Once thought to be operating well under the radar, recent months have seen fresh efforts to silence sites that provide fan-created translations of movies and TV shows for their home countries. The latest targets for shutdown - Israel and France.



With the assistance of ALIS (Israel’s answer to the MPAA), in late 2007 raids were conducted on the homes of the admins of three sites known as ‘xvoom’, ‘MYakuza’ and ‘Donkey‘ which carried Hebrew subtitles for US movies.


ALIS reached private agreements with the admins of ‘xvoom’ and ‘MYakuza’, under which the sites would be closed and compensation paid.
“The feeling is very difficult. A website that I have put 2.5 years of work into was closed”, said the owner of ‘mYakuza’, who didn’t hire a legal team. “Links to illegal films were never available on the website but I preferred not to destroy my life and decided to shut it down completely. They have more lawyers and money. We came out lucky.”


Effi Teva, the admin of ‘Donkey’ wasn’t included in the settlement and legal procedures against him have begun.



Last Wednesday, the district court in Haifa, Israel, ordered the permanent closure of the movie and TV subtitling sites donkey.co.il and sratim.co.il.
The court decided that the sites infringed copyrights by offering links to unauthorized subtitles and Judge Gideon Ginat ruled that the defendant, Effi Teva, should pay compensation of 160,000 shekels to ALIS and various filmmakers, which includes the lawyers’ fee of 60,000 shekels.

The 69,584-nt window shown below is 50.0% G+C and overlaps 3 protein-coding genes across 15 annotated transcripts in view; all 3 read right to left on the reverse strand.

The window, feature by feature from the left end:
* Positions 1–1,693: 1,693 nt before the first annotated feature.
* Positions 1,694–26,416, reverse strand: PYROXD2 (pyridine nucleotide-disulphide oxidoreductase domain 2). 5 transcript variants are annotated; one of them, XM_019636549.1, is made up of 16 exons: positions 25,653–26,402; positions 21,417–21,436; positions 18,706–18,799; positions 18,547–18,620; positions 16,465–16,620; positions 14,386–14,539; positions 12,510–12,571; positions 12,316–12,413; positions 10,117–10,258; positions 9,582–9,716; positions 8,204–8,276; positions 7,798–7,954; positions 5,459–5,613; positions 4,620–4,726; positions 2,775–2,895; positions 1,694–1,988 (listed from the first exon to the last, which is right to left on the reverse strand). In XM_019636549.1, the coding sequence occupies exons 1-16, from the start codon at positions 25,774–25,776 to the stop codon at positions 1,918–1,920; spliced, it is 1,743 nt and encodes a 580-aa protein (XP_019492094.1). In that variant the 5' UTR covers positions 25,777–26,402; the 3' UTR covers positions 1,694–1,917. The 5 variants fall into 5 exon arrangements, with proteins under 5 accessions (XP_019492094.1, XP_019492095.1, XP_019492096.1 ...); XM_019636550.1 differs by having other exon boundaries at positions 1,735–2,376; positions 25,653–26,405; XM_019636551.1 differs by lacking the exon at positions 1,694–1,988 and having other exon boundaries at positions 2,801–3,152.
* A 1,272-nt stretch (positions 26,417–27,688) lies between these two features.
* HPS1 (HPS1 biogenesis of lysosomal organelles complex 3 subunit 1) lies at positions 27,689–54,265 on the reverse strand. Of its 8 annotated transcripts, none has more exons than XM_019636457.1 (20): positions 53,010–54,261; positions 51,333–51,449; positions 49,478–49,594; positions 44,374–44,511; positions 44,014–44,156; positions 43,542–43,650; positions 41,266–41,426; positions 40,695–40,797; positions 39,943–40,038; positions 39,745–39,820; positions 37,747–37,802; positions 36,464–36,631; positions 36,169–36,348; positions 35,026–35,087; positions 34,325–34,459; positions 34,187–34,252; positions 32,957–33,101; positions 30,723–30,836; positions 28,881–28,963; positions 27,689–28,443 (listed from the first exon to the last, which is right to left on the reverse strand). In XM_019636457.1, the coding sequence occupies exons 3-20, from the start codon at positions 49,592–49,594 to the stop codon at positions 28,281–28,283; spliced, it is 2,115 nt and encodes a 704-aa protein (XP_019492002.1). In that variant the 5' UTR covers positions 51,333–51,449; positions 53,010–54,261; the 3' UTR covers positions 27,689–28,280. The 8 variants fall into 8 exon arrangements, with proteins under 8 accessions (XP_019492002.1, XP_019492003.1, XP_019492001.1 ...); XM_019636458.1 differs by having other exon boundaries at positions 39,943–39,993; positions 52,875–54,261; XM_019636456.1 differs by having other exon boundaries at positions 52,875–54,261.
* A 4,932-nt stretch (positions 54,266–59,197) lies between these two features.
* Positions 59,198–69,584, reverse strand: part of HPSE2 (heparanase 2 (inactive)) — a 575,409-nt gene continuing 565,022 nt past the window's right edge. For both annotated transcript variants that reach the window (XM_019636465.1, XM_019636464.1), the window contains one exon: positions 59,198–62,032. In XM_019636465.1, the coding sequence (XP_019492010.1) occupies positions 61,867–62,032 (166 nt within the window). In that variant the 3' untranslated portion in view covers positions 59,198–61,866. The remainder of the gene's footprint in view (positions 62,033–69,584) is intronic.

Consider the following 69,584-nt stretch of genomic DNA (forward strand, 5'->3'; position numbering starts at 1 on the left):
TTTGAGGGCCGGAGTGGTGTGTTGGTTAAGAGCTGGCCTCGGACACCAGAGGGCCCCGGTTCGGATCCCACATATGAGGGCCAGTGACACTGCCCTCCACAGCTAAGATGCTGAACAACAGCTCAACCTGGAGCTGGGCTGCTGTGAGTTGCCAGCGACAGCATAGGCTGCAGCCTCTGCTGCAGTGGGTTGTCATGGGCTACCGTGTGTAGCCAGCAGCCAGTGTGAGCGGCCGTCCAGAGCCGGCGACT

Effi Teva didn’t give any testimony. The previous hearing in the case took place in 2007, but Teva didn’t show up then either, instead asking the plaintiff’s lawyer to request an extension.


Judge Ginat says that Teva requested postponements numerous times. “I want to make it clear”, said the judge, “that I said in the last meeting to those present that I won’t be able to keep postponing the dates of the hearing.”


Judge Ginat criticized the behavior of the defendant and his lawyer and said, “It goes without saying that the defendant and his proxy cannot dictate the hearing date in a last minute phone call.”


Lawyer Sarah Prazanti, who represents movie anti-piracy outfit ALIS said that the judge refused to accept the request to postponed the hearing, and gave the verdict. Effi Teva did not comment on the matter.


In France this week, Warner has been taking action of its own against subtitling sites. It says that such sites “make intellectual property available to the public without authorization,” such as foreign translations of Warner productions. “This,” says Warner in threats to various subtitling sites, “will affect your liability and exposes you to possible civil lawsuits.”


One site under threat is ‘Frigorifix’, which appears to be taking the threat seriously. “Never, until now have we had threats from rights holders that are as real and immediate as the ones we received yesterday.”
“Our names and addresses are listed with our registrar and web host,” said a representative of the site, “and we can not afford to undergo a judicial process.”


It is believed that members of the site will continue to translate, but no subtitles will be available from the site itself.


Earlier this month we reported on the problems faced by Brazilian sub-site Legendas.tv after anti-piracy action, but it quickly bounced back